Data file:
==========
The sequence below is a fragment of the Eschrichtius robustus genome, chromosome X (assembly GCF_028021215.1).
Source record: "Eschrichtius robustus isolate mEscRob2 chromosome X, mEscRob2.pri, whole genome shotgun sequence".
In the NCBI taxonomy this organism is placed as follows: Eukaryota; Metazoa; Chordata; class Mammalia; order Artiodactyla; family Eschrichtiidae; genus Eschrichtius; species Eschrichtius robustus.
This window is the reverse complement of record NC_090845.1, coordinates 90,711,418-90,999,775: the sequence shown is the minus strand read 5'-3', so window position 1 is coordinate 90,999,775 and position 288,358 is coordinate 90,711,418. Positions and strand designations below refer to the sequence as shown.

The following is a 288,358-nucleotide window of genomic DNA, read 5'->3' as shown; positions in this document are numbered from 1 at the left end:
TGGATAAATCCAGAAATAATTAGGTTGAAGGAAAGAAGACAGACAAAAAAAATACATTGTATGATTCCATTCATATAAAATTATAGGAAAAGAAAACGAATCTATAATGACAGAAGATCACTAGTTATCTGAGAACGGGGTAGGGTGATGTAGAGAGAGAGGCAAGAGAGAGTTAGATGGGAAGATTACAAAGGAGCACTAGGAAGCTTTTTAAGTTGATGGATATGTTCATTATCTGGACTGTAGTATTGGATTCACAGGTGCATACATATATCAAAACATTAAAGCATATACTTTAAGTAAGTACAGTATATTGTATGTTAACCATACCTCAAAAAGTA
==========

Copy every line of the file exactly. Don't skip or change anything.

The sequence below is a fragment of the Eschrichtius robustus genome, chromosome X (assembly GCF_028021215.1).
Source record: "Eschrichtius robustus isolate mEscRob2 chromosome X, mEscRob2.pri, whole genome shotgun sequence".
In the NCBI taxonomy this organism is placed as follows: Eukaryota; Metazoa; Chordata; class Mammalia; order Artiodactyla; family Eschrichtiidae; genus Eschrichtius; species Eschrichtius robustus.
This window is the reverse complement of record NC_090845.1, coordinates 90,711,418-90,999,775: the sequence shown is the minus strand read 5'-3', so window position 1 is coordinate 90,999,775 and position 288,358 is coordinate 90,711,418. Positions and strand designations below refer to the sequence as shown.

The following is a 288,358-nucleotide window of genomic DNA, read 5'->3' as shown; positions in this document are numbered from 1 at the left end:
TGGATAAATCCAGAAATAATTAGGTTGAAGGAAAGAAGACAGACAAAAAAAATACATTGTATGATTCCATTCATATAAAATTATAGGAAAAGAAAACGAATCTATAATGACAGAAGATCACTAGTTATCTGAGAACGGGGTAGGGTGATGTAGAGAGAGAGGCAAGAGAGAGTTAGATGGGAAGATTACAAAGGAGCACTAGGAAGCTTTTTAAGTTGATGGATATGTTCATTATCTGGACTGTAGTATTGGATTCACAGGTGCATACATATATCAAAACATTAAAGCATATACTTTAAGTAAGTACAGTATATTGTATGTTAACCATACCTCAAAAAGTA